(RNS) — The Supreme Court has temporarily blocked a court order that would have forced Yeshiva University to recognize an LGBTQ group as an official campus club.
The court acted Friday in a brief order signed by Justice Sonia Sotomayor that indicated the court would have more to say on the topic at some point.
The university, an Orthodox Jewish institution in New York, argued that granting recognition to the group, the YU Pride Alliance, “would violate its sincere religious beliefs.”
“We are pleased with Justice Sotomayor’s ruling which protects our religious liberty and identity as a leading faith-based academic institution,” said Rabbi Ari Berman, president of Yeshiva University, in a press release. “But make no mistake, we will continue to strive to create an environment that welcomes all students, including those of our LGBTQ community.”
Eric Baxter, vice president and senior counsel at the Becket Fund for Religious Liberty, which is representing Yeshiva, said in a statement to Religion News Service that the school should not have had to turn to the nation’s highest court “to receive such a commonsense ruling in favor of its First Amendment rights.”
The lawyers for YU Pride Alliance told RNS that the group “has received Justice Sotomayor’s order and will await a final order from the Supreme Court.” In the meantime, they say, the group is committed to remaining a source of safety and support for Yeshiva’s LGBTQ students.
In a phone call with RNS, Marc Stern, chief legal officer with the American Jewish Committee, said it’s not clear whether Sotomayor agreed to block the court order as part of an administrative stay, which would put the lower court’s order on hold until she can consult with her colleagues, or if it’s an indication that the court sees this as a serious issue that deserves full review.
“I think the smart reading of the decision is that Yeshiva has presented serious issues that at least some members of the court will want to give serious attention to,” Stern told RNS.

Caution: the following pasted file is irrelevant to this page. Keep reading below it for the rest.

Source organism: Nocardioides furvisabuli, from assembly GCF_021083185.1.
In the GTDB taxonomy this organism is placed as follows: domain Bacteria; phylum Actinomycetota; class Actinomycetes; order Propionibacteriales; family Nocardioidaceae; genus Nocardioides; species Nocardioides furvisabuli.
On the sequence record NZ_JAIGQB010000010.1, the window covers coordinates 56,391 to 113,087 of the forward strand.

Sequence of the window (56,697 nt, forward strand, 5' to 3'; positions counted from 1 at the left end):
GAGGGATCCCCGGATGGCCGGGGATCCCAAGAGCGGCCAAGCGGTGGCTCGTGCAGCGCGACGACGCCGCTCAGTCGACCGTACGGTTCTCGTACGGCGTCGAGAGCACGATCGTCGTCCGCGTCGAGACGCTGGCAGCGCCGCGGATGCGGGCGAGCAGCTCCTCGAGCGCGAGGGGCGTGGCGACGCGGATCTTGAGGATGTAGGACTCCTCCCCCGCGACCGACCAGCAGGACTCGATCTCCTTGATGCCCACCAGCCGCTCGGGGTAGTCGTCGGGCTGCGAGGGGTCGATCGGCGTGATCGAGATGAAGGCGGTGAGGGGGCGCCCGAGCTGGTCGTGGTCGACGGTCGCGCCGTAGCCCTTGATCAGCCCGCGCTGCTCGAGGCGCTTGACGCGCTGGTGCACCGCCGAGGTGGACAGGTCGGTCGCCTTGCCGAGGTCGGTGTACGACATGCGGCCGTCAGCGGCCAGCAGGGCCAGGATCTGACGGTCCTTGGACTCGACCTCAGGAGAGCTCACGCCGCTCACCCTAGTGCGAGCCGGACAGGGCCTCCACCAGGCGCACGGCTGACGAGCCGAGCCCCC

In either case, he said, “I think many people would have dismissed Yeshiva’s challenge as borderline frivolous, and that no longer is a credible attitude.”
Mordechai Levovitz, founder and clinical director of JQY, a nonprofit that supports Orthodox Jewish queer youth, told RNS in a phone interview, “I feel horrible for the queer students at YU that now have to go to school on Monday at a school that has declared them a threat, that has publicly announced their simply wanting recognition, self esteem, camaraderie is a religious violation and irreparable injury to the school and the students.
“For the last 25 years, Orthodox rabbis have been telling us that they have no problem with queer identity or with queers wanting to build camaraderie,” he said. “Rabbis have been telling us for the last 25 years that the issue that they had was with sexual behavior. But now we see that they were lying to us.”
Levovitz said that if the school won’t recognize YU Pride Alliance, JQY will financially support the group and rent a room for them to meet in the building next door.
Earlier this week, LGBTQ students and alumni from Yeshiva took to social media to express their concerns about the school’s emergency request to the court. In a video posted on social media, the students challenged Yeshiva’s claim that the undergraduate school is welcoming toward LGBTQ students.
A New York state court had sided with the student group and ordered the university to recognize the club immediately. The matter is on appeal in the state court system, but judges there refused to put the order on hold in the meantime.
A coalition of other religious groups, including the Church of Jesus Christ of Latter-day Saints, the Southern Baptist Ethics & Religious Liberty Commission, Liberty University and Wheaton College, submitted a friend-of-the-court brief on Sept. 2 asking the Supreme Court to block the order requiring Yeshiva to recognize the LGBTQ student group. The Council for Christian Colleges and Universities and a number of Jewish organizations filed separate friend-of-the-court briefs.
The Supreme Court has been increasingly receptive to religious freedom claims in recent years.
In June, conservatives, who hold a 6-3 majority, struck down a Maine program prohibiting state funds from being spent at religious schools and ruled a high school football coach in Washington state has the right to pray on the field after games.
The Associated Press contributed to this report.